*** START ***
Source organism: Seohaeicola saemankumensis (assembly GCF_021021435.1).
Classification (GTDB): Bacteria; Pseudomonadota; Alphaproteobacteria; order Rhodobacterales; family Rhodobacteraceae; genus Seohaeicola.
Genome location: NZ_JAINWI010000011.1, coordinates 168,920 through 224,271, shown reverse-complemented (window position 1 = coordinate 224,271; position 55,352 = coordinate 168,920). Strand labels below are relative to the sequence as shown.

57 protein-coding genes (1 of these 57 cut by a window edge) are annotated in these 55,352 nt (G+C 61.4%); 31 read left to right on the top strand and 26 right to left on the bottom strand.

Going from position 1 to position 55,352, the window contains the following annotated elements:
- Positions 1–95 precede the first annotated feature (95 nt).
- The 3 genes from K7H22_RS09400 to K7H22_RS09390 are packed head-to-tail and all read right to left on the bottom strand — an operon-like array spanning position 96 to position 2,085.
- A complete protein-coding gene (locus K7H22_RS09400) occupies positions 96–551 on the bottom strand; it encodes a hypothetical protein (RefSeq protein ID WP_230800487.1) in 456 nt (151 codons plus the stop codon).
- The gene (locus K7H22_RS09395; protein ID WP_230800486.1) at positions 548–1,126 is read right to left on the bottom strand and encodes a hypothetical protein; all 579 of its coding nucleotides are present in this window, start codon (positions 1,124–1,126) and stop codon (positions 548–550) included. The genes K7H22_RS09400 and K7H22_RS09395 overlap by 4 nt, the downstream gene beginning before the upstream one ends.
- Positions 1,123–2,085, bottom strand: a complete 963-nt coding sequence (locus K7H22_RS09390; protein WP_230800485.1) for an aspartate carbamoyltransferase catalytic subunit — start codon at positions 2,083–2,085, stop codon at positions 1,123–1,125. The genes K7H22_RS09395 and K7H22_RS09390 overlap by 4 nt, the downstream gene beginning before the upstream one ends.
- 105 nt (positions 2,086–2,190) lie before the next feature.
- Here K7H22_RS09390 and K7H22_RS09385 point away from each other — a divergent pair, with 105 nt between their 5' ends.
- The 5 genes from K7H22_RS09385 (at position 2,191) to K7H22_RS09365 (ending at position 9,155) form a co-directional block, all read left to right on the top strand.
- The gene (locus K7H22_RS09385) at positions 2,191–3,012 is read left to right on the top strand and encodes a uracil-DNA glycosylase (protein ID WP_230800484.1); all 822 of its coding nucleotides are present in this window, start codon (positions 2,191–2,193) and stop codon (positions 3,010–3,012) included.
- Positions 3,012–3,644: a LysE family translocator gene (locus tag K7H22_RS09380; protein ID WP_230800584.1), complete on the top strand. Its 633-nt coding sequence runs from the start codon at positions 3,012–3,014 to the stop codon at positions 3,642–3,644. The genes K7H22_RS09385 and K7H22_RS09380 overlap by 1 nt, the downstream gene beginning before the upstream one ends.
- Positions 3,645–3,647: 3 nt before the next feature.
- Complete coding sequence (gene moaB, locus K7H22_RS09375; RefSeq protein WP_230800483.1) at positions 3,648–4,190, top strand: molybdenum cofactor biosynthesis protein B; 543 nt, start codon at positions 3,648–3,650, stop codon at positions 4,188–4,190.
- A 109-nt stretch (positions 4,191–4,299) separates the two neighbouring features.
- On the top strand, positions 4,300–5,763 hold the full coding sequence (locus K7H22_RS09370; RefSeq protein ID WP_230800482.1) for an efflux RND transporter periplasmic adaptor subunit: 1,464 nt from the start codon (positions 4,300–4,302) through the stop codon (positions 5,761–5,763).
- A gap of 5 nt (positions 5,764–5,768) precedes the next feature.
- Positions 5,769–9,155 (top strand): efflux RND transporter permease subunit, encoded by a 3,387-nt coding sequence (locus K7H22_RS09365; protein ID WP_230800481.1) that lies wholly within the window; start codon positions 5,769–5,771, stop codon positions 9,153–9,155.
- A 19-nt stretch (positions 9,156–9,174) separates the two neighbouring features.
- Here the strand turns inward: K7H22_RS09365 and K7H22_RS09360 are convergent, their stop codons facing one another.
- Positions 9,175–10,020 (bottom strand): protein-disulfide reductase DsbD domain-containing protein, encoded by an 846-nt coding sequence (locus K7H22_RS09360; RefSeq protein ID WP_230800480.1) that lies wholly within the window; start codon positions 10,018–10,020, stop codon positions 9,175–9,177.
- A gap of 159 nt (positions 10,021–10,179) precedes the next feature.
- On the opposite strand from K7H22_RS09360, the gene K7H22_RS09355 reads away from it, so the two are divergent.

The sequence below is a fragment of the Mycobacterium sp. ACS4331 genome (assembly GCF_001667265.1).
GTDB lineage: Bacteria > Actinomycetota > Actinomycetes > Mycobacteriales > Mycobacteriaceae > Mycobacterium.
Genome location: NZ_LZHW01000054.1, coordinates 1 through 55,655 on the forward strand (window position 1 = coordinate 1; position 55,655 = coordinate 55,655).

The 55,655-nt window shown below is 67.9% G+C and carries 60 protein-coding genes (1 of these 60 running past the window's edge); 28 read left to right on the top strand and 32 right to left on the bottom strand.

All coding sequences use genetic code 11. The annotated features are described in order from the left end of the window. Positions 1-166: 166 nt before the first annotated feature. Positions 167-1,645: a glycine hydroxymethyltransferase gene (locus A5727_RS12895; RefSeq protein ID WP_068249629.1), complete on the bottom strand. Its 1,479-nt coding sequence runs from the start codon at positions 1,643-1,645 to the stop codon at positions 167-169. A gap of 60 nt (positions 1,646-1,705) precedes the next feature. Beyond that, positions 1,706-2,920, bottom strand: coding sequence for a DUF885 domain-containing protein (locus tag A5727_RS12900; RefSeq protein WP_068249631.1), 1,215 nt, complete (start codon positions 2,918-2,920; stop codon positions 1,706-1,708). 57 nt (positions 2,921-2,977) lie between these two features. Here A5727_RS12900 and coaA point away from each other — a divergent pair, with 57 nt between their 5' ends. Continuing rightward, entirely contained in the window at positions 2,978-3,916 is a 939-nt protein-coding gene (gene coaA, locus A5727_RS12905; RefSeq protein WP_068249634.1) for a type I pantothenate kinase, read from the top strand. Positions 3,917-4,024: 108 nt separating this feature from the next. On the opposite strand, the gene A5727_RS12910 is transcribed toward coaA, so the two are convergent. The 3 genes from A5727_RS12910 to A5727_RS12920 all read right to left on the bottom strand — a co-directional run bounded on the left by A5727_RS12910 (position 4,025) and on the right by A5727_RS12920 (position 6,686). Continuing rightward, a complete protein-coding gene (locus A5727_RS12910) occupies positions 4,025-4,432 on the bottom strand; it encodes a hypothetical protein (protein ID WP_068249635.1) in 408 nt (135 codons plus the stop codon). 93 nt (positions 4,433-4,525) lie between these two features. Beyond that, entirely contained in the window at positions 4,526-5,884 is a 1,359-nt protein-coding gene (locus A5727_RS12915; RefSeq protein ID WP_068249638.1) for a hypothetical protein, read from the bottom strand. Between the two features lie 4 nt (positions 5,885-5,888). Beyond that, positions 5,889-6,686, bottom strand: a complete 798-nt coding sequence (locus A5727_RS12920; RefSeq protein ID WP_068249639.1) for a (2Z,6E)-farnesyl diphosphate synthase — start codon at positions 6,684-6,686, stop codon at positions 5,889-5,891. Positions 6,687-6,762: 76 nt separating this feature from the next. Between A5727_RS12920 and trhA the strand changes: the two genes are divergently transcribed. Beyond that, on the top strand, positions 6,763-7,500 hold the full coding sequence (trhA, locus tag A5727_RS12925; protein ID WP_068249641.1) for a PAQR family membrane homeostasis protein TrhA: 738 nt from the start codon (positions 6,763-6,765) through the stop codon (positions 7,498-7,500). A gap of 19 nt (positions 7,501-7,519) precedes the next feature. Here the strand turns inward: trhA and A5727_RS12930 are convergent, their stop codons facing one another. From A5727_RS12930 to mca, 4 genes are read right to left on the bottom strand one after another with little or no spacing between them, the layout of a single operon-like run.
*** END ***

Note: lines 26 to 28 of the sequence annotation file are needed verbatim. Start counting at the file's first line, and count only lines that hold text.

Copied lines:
- On the opposite strand from K7H22_RS09360, the gene K7H22_RS09355 reads away from it, so the two are divergent.

The sequence below is a fragment of the Mycobacterium sp. ACS4331 genome (assembly GCF_001667265.1).
GTDB lineage: Bacteria > Actinomycetota > Actinomycetes > Mycobacteriales > Mycobacteriaceae > Mycobacterium.